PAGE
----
Stories of life on our farm in Northwest Georgia where every day is an adventure in this beautiful spot that God has entrusted to our stewardship.

Monday, October 31, 2011

Holy Cow! The Head Gate Works Fine for Dexters!

When we put up our head gate in July as part of our plan to breed Sara again, a reader asked how it worked.  I posted about an attempt to breed Sara in August, an attempt which failed--not through any fault of the head gate, but because of things we didn't know.

Since then, Herb has made the pen around the head gate smaller so Sara has less room to get away.  He also fastened a 16' cattle panel to the end of the chute as a sweep gate to move her where she's supposed to go.  Our last problem was that in August's heat we were less likely to get Sara successfully in season.  October weather has taken care of that problem without us having to do a thing!

So this morning, Mitch came from Bickett Genetics.  We enticed Sara into the round pen with pears, and I led her down the chute with a pear in front of her nose.  I must confess that as soon as Herb and Mitch had a bar in place behind Sara, I scrambled up the side of the chute and left her to the pears.  That chute is too narrow and her horns too long for me to stay in there any longer than I had to!

We asked Mitch to operate the head gate since we have absolutely NO experience, and we didn't want to miss Sara and waste his time.  He opened the gate, Sara moved forward, and . . .

Voila!  The head gate worked like a charm (at least under Mitch's expert touch).  We were surprised that Sara seemed so calm, but Mitch explained that once she's caught, the head gate feels safe and secure to the cow.

We wanted this to be a pleasant experience, so I fed Sara pears at one end while Mitch did his thing at the other end and Herb took pictures.  (I bet Mitch has never had a client take pictures of him work!  I'd love to know what he was thinking!)

Mitch put a vaginal implant in Sara and gave her an injection to stimulate her estrus (heat cycle).  He will come back in a week to repeat the injection and then 24-48 hours later to actually do the AI.

Since we need Sara to be willing to go into the head gate several more times, she got lots of pears!

She also got one thing she didn't like at all:  a halter!  We found great halters that fit Dexters perfectly at Mini Cattle Supply.

Sara was very angry at having me try to put something on her head.  She tossed her horns and repeatedly tried to catch my arm against the head gate.  Unfortunately for Sara, I was more determined than I was scared of her horns (barely!).  Also, thanks to the great halters, I was able to tighten both sides behind her ears, which enabled me to put on a slightly bigger halter than she really needs.  A bigger loop to aim around a thrashing head is definitely a good thing!  Even though she didn't deserve them after her tantrum, Sara got more pears.  We're really working on the message that the head gate is a good, pear-filled place!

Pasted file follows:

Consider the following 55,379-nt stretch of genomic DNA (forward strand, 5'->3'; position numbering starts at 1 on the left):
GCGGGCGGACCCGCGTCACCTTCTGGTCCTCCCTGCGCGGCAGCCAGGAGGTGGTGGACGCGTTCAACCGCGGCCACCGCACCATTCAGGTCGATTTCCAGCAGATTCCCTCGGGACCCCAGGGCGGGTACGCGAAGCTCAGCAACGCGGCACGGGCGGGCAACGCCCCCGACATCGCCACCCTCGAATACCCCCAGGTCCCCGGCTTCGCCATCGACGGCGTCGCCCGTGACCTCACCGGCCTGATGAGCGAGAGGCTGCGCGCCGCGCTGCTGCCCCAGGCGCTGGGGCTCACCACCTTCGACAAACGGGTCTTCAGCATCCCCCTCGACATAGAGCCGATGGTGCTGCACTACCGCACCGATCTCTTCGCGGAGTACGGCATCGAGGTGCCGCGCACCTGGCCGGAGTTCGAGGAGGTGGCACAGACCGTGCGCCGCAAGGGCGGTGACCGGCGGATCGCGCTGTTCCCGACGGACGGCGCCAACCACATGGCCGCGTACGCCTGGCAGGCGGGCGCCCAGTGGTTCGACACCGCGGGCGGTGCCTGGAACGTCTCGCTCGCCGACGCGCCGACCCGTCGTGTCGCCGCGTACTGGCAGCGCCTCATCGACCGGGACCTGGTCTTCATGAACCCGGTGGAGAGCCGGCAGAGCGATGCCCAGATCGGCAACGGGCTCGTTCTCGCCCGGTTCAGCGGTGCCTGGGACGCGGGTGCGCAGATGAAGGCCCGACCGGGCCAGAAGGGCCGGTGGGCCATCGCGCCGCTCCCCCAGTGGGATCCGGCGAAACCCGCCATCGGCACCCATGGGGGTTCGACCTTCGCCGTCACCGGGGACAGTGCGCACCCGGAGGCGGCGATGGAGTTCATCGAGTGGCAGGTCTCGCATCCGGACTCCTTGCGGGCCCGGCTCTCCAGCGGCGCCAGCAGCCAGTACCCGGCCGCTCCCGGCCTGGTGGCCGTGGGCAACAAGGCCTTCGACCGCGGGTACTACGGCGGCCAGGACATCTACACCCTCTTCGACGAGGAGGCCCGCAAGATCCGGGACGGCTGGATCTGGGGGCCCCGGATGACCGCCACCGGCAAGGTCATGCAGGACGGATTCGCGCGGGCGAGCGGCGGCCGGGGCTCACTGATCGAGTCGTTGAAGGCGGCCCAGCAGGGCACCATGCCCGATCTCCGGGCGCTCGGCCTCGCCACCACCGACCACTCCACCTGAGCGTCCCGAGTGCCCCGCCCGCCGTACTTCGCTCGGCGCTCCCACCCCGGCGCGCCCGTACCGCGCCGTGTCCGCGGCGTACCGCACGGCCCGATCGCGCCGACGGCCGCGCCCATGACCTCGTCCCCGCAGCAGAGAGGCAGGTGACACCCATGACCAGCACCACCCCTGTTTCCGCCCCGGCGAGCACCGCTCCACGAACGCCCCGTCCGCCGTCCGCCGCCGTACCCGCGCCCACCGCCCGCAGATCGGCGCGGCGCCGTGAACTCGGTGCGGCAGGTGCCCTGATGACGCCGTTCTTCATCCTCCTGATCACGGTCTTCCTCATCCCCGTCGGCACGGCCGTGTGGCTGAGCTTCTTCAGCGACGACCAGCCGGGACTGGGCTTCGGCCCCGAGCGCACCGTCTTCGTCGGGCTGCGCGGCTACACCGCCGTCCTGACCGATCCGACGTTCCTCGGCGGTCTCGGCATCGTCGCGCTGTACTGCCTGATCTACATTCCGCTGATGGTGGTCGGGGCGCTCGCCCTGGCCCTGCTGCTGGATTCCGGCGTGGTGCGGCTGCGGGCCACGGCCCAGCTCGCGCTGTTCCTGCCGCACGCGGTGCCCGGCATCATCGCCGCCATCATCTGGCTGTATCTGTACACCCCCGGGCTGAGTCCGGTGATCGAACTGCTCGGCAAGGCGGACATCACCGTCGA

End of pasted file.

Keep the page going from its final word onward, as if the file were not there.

Siobhan, bless her heart, doesn't have a horn complex!  She also remembers being handled, even though she's been out in the pasture all spring and summer.  When we let her into the round pen, she willingly came up behind Sara and let me approach her.  I was able to remove her old foal halter that was half off
and put on a new one with no trouble.  She even stood still for some hugging and scratching.

After we let Sara loose, she and Siobhan put their heads together to see what they thought of each others' halters.

Siobhan came over to me for some chin scratching.  She rolled her eye in ecstasy while I snapped a one-handed picture.

Everyone settled down for a snack.

Herb and I decided to pick up acorns for the pigs from the abundance under the big oak tree.  Finding these violets was an unexpected delight.

Sara and Siobhan came to see what we had in the bucket.  Sara decided the guy wire has potential as a scratching post/halter-remover.  And she reminded us that she really hates dogs when she suddenly lunged at poor little Zephyr and pinned her to the ground with a horn.  Fortunately, Zephyr's thick fur protected her.

Siobhan showed her mama what nice behavior looks like by coming up for another good chin scratch.

We sure do love this little heifer!


  1. I love the first photo! It is excellent to see such great horns on an American cow. Even the Salers in America are mostly hornless.

    And that is one mighty headgate.

  2. I love the new format for photos! Beautiful pics! Tell Sarah to save some pears for us, please.

  3. Thanks, Brent, but you can have the horns! They are picturesque, but she really knows how to use them! I'm amazed I got that halter on her without getting a bad bruise, at the least. I realize that if Sara's original owner had handled her a lot young, she would probably be different, but I'm afraid she's too old to learn new tricks now.

    Glad you like the format, Jenny. Thanks for the encouragement to try something new with the blog. As you can see, I tried to keep the same colors for the most part, but I do love being able to put in larger photos.


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